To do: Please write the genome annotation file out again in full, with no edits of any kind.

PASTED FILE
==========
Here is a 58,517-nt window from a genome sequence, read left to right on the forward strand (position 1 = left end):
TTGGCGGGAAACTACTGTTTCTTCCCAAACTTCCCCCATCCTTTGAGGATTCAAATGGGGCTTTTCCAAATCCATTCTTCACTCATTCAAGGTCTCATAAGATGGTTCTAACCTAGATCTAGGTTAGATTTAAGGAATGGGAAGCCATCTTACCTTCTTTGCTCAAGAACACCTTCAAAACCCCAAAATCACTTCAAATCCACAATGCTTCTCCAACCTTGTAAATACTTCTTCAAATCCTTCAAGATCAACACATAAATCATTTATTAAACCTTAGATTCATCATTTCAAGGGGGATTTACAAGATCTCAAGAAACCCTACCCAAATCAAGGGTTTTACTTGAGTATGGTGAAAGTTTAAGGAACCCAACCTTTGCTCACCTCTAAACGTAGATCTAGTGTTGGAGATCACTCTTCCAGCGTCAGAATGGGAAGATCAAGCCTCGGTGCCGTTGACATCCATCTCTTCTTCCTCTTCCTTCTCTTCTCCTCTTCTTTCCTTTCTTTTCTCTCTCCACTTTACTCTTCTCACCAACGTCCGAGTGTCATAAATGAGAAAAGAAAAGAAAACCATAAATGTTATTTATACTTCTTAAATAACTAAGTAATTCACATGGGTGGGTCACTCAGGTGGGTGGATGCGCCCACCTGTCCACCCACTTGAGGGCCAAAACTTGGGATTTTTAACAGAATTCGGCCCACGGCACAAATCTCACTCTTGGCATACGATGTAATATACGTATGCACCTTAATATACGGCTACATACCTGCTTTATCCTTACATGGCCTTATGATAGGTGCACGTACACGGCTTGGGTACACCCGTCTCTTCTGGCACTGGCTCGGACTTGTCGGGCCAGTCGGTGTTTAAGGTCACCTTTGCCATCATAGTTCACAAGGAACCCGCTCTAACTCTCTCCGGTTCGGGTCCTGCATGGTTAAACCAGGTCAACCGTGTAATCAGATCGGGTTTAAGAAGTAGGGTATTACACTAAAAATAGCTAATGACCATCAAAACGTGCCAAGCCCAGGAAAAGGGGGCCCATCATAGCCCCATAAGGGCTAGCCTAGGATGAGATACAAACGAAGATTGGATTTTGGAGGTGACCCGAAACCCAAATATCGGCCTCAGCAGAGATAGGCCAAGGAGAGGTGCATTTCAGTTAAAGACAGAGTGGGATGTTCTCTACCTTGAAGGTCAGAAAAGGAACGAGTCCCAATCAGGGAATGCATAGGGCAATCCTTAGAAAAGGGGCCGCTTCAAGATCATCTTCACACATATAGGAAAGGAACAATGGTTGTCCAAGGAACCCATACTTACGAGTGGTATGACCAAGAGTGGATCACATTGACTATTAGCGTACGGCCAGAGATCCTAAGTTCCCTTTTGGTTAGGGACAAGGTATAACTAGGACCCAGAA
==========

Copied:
Here is a 58,517-nt window from a genome sequence, read left to right on the forward strand (position 1 = left end):
TTGGCGGGAAACTACTGTTTCTTCCCAAACTTCCCCCATCCTTTGAGGATTCAAATGGGGCTTTTCCAAATCCATTCTTCACTCATTCAAGGTCTCATAAGATGGTTCTAACCTAGATCTAGGTTAGATTTAAGGAATGGGAAGCCATCTTACCTTCTTTGCTCAAGAACACCTTCAAAACCCCAAAATCACTTCAAATCCACAATGCTTCTCCAACCTTGTAAATACTTCTTCAAATCCTTCAAGATCAACACATAAATCATTTATTAAACCTTAGATTCATCATTTCAAGGGGGATTTACAAGATCTCAAGAAACCCTACCCAAATCAAGGGTTTTACTTGAGTATGGTGAAAGTTTAAGGAACCCAACCTTTGCTCACCTCTAAACGTAGATCTAGTGTTGGAGATCACTCTTCCAGCGTCAGAATGGGAAGATCAAGCCTCGGTGCCGTTGACATCCATCTCTTCTTCCTCTTCCTTCTCTTCTCCTCTTCTTTCCTTTCTTTTCTCTCTCCACTTTACTCTTCTCACCAACGTCCGAGTGTCATAAATGAGAAAAGAAAAGAAAACCATAAATGTTATTTATACTTCTTAAATAACTAAGTAATTCACATGGGTGGGTCACTCAGGTGGGTGGATGCGCCCACCTGTCCACCCACTTGAGGGCCAAAACTTGGGATTTTTAACAGAATTCGGCCCACGGCACAAATCTCACTCTTGGCATACGATGTAATATACGTATGCACCTTAATATACGGCTACATACCTGCTTTATCCTTACATGGCCTTATGATAGGTGCACGTACACGGCTTGGGTACACCCGTCTCTTCTGGCACTGGCTCGGACTTGTCGGGCCAGTCGGTGTTTAAGGTCACCTTTGCCATCATAGTTCACAAGGAACCCGCTCTAACTCTCTCCGGTTCGGGTCCTGCATGGTTAAACCAGGTCAACCGTGTAATCAGATCGGGTTTAAGAAGTAGGGTATTACACTAAAAATAGCTAATGACCATCAAAACGTGCCAAGCCCAGGAAAAGGGGGCCCATCATAGCCCCATAAGGGCTAGCCTAGGATGAGATACAAACGAAGATTGGATTTTGGAGGTGACCCGAAACCCAAATATCGGCCTCAGCAGAGATAGGCCAAGGAGAGGTGCATTTCAGTTAAAGACAGAGTGGGATGTTCTCTACCTTGAAGGTCAGAAAAGGAACGAGTCCCAATCAGGGAATGCATAGGGCAATCCTTAGAAAAGGGGCCGCTTCAAGATCATCTTCACACATATAGGAAAGGAACAATGGTTGTCCAAGGAACCCATACTTACGAGTGGTATGACCAAGAGTGGATCACATTGACTATTAGCGTACGGCCAGAGATCCTAAGTTCCCTTTTGGTTAGGGACAAGGTATAACTAGGACCCAGAA